# About reflectance of sentinel-2 image

About the reflectance displayed when opening a band image with sentinel-2 with snap.

The value is different when opening the jp2 image saved in the zip file using python.

What kind of calculation is done when opening with snap?

Here you will probably find all the answers you need:

I am very happy to have the information.

I will refer to it.

This image is an L2A image displayed in python.
For example, suppose the value stored in a pixel is 448.
At that time, should I apply QUANTIFUCATION_VALUE and think that the reflectance is 0.0448?

Yes, that’s correct.

Some pixels have a reflectance of more than 10000.
Why does the reflectance exceed 1 even though the unit is dimensionless?

This can happen.
It is explained here:

I will refer to it.

I heard that the value divided by 10000 is the reflectance.
However, there is a difference when comparing the reflectance values ​​between image with snap and displayed by the program
It’s about 1: 2. Is it correct to divide by 20000?

No, actually not. Do you see this ratio in multiple products?
Can you show how you compare the values?
Maybe you check different bands?

Comparison using B4 band.
The comparison method looks at the reflectance at the location of pixels with the same coordinates.

I will attach the actual image.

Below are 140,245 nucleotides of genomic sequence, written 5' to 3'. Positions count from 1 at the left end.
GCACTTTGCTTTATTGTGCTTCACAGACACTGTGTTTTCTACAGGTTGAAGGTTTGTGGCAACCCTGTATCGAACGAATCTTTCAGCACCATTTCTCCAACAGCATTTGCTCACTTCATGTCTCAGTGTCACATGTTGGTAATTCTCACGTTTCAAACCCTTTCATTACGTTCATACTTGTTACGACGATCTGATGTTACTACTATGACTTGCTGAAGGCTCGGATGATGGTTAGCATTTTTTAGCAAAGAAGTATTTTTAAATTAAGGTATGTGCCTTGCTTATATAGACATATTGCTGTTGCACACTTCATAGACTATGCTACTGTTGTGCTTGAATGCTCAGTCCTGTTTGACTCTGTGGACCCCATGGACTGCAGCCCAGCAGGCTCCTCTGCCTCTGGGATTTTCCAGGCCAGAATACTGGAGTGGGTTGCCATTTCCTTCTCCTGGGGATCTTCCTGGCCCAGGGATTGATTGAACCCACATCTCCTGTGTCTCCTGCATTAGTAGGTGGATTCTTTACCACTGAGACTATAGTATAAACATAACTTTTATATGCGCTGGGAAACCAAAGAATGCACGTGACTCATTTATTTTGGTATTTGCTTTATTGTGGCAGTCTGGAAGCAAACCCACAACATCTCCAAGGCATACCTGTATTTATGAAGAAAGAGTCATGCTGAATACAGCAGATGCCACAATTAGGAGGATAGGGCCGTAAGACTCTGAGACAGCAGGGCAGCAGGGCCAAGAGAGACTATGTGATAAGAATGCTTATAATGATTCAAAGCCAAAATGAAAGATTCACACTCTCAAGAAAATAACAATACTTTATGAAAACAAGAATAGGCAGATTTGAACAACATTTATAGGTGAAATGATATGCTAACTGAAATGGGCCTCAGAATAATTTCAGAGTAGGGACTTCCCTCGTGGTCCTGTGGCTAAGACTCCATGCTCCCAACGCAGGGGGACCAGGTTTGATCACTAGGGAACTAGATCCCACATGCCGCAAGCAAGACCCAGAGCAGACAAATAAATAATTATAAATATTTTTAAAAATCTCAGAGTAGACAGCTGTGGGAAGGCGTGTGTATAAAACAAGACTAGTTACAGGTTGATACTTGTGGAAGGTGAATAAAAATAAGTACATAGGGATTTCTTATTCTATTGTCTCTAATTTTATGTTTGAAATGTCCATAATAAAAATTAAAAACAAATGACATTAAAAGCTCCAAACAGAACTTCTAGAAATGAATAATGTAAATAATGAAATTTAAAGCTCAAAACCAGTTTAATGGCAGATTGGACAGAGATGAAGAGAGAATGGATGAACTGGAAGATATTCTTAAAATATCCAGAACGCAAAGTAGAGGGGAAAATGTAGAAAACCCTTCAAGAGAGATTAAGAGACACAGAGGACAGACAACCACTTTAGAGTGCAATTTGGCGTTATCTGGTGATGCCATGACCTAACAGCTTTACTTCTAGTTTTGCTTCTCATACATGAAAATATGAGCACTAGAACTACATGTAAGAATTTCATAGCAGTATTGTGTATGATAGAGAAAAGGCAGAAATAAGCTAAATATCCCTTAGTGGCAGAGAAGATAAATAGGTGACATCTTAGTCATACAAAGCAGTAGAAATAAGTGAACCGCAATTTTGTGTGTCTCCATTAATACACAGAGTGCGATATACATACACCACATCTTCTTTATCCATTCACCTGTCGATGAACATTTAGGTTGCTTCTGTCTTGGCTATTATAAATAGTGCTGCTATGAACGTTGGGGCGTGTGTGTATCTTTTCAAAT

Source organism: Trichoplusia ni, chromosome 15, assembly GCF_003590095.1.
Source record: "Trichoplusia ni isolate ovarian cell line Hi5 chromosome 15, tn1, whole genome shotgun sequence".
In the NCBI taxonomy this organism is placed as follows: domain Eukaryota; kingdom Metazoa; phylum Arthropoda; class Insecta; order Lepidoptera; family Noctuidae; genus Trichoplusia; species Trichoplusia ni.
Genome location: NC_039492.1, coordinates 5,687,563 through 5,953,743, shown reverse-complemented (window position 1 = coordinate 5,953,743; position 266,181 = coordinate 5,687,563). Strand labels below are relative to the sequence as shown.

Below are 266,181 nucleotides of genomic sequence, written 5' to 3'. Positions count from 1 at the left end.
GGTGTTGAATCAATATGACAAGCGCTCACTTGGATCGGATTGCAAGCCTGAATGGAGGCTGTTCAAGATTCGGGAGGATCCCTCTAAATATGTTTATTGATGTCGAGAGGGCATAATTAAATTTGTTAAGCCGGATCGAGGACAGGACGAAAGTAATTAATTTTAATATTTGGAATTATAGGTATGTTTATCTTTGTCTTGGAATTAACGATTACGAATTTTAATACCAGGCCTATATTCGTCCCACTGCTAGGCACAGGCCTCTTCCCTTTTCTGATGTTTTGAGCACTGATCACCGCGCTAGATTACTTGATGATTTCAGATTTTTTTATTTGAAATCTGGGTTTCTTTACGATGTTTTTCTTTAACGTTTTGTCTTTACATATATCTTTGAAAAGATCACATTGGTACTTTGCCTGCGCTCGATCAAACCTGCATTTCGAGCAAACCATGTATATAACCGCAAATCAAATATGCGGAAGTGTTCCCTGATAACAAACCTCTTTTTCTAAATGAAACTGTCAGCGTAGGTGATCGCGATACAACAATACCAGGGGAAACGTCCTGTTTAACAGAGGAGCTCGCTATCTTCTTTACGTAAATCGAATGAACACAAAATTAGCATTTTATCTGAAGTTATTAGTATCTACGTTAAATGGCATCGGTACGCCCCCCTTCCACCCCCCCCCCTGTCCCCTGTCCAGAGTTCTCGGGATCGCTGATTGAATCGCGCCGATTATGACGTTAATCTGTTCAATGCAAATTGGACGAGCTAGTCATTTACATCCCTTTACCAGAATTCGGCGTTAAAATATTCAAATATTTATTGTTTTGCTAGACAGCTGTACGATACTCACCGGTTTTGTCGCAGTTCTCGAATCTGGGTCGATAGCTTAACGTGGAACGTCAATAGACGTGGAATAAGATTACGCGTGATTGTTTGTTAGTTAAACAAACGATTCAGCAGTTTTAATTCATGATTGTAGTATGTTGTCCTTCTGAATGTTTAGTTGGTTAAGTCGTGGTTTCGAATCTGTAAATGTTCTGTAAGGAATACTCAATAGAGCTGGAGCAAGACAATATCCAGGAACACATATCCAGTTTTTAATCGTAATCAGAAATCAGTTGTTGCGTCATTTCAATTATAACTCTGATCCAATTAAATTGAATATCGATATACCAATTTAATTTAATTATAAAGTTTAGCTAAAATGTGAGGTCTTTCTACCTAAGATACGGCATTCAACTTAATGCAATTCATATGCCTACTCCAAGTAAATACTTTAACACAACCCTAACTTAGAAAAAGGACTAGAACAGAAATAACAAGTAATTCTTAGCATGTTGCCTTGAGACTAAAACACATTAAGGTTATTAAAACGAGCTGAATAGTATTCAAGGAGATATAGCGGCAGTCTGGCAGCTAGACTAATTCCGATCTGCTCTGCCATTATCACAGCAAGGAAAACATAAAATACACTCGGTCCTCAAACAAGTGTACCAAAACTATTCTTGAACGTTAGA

The image displayed by the program has the coordinates and reflectance written in the lower right corner.

This time, we are comparing with coordinates (x=1529, y=7473).

Reflectance of program image = 0.0500

Reflectance at SANP = 0.0250

It’s just doubled.

That’s strange.
So far I haven’t heard that SNAP is showing wrong values for Sentinel-2.
Can you show your python program?
You could also check if the quantification value is correct.
In the Zip file you’ll find MTD_MSIL2A.xml file.
Open it in an text editor and search for quantification. Then you find the scale factor for the bands.

Hello @bakeho

Could you could provide the product information (Tile and Orbit number, date of acquistion) of your L2A so we can assess it, please?

Cheers

Jan

S2 MPC Operations Manager

This is the program I am using.
chap4.py (602 Bytes)

So the code is quite simple and looks good.

It could also be an issue of the PIL library or in the data.
The product you are using (S2A_MSIL2A_20190504T014701_N0211_R017_T53SLV_20190504T043621.SAFE) is offline at the Open Access Hub and not directly available for download. If requested it, but this can take a while.

Thank you jan.

I am using the data of 2019/05/04.

S2A_MSIL2A_20190504T014701_N0211_R017_T53SLV_20190504T043621
https://scihub.copernicus.eu/dhus/odata/v1/Products(‘993ac16d-6ac5-4d6b-a419-2148e9f1d906’)/\$value

I’ve opened this product in SNAP and also the jp2 file saparetly.
This image shows them side by side.

The Pin is located at the location you have referred to.
You can see the scaled value of B04.
In this image you see the raw value of the jp2 file.

When looking at the values of the jp2 file in QGIS I see the same values.

When I tried it with a png file using the same program, there was no difference in the values.

Does that mean the quantification value is wrong?

No, I don’t think so. The quantification value is correct. It hasn’t changed for years. Reading a jp2 or a png are two different implementations. So it might be that in the PIL library implementation of reading jp2 files is an issue.

The values which QGIS shows are the same as in SNAP. I think this proves that SNAP is correct and also the data.

Thank you for answering many questions.

I recreate the program again.